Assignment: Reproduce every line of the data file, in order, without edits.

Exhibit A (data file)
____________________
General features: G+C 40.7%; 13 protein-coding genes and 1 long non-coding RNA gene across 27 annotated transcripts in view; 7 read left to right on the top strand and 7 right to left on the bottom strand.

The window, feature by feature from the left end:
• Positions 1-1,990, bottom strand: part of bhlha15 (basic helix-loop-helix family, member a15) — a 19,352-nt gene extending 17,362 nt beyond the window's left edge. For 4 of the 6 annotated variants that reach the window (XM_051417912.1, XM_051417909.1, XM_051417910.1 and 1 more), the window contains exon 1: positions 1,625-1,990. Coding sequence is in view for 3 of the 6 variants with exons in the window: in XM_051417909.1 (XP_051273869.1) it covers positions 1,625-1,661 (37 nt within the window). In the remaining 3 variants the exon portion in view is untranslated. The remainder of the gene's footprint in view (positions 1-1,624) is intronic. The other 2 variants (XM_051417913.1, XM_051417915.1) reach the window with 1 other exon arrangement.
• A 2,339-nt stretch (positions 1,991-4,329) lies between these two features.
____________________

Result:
General features: G+C 40.7%; 13 protein-coding genes and 1 long non-coding RNA gene across 27 annotated transcripts in view; 7 read left to right on the top strand and 7 right to left on the bottom strand.

The window, feature by feature from the left end:
• Positions 1-1,990, bottom strand: part of bhlha15 (basic helix-loop-helix family, member a15) — a 19,352-nt gene extending 17,362 nt beyond the window's left edge. For 4 of the 6 annotated variants that reach the window (XM_051417912.1, XM_051417909.1, XM_051417910.1 and 1 more), the window contains exon 1: positions 1,625-1,990. Coding sequence is in view for 3 of the 6 variants with exons in the window: in XM_051417909.1 (XP_051273869.1) it covers positions 1,625-1,661 (37 nt within the window). In the remaining 3 variants the exon portion in view is untranslated. The remainder of the gene's footprint in view (positions 1-1,624) is intronic. The other 2 variants (XM_051417913.1, XM_051417915.1) reach the window with 1 other exon arrangement.
• A 2,339-nt stretch (positions 1,991-4,329) lies between these two features.